Questions about HDAS

Q: Why is the Biostatistics Division of the Institute of Epidemiology and Preventive Medicine changing to the Institute of Health Data Analytics and Statistics?

A: Given the rapid evolution of the times, both the pace and volume of accumulated health data have far exceeded those of the past. This is particularly evident in the establishment of human biobank research initiatives in various countries. The challenge of how to effectively address this vast accumulation of health data has become an urgent matter to resolve.

For example, in the field of genetics, over the past two decades, we have transitioned from being able to detect only a few genes in a single individual to using microarrays to detect hundreds or even thousands of genes. In recent years, the most significant advancement is the development of the next-generation sequencing (NGS) technology, which can simultaneously analyze tens of thousands of genes within a very short time. With the substantial increase in the number of target genes for analysis, the challenges go beyond the issue of increased false positives due to higher testing frequencies. Many traditional methods are unable to analyze all variables within an acceptable timeframe. Therefore, the development of new analytical and integration algorithms for novel gene data has become a critical objective.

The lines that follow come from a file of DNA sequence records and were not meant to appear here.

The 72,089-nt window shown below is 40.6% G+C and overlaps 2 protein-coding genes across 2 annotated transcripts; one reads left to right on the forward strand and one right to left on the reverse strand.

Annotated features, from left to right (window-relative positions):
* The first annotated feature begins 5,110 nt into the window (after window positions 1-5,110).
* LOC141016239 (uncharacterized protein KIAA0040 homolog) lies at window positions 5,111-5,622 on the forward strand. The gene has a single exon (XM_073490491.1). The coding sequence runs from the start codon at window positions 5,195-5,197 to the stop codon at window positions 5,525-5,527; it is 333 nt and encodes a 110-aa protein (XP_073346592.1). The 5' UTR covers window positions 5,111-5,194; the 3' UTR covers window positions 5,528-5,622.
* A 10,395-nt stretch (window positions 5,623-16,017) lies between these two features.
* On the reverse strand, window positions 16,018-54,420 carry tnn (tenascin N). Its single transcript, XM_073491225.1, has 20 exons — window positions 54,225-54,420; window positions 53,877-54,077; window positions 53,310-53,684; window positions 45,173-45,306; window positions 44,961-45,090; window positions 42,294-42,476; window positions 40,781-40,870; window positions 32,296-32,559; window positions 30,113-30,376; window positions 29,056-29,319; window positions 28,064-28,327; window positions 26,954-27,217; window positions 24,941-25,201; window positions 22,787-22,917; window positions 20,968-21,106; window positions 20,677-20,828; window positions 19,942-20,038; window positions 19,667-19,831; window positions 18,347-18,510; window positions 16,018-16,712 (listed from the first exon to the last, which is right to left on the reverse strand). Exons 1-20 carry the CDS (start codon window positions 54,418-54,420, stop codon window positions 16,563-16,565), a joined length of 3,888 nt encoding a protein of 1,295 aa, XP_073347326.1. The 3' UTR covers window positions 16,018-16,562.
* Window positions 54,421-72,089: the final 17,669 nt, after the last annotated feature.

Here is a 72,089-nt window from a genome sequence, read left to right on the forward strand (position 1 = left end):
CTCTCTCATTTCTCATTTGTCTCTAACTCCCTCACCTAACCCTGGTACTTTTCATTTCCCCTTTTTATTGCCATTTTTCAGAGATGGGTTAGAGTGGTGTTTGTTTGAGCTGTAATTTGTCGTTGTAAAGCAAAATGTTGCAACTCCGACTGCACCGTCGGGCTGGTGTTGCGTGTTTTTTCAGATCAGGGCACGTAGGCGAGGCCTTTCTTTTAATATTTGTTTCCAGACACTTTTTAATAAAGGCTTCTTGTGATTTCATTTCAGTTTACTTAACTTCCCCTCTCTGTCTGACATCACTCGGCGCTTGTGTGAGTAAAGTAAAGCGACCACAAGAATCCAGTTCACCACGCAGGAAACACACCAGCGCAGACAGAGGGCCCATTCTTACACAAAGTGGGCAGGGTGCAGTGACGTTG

In addition to genetics, the significant advancements in communication technology have enabled the biomedical field to acquire large volumes of long-term individual tracking data through wearable devices, a data collection mode that was previously difficult to achieve in traditional research settings. However, efficiently and accurately analyzing such novel types of health data presents a complex challenge.

Computer technology has also brought about qualitative changes in contemporary health data research. Faced with the accumulation of vast amounts of health data and research reports, we can not only identify commonalities between different datasets through integrated analysis but also explore various causal inference methods to discover essential factors related to health issues.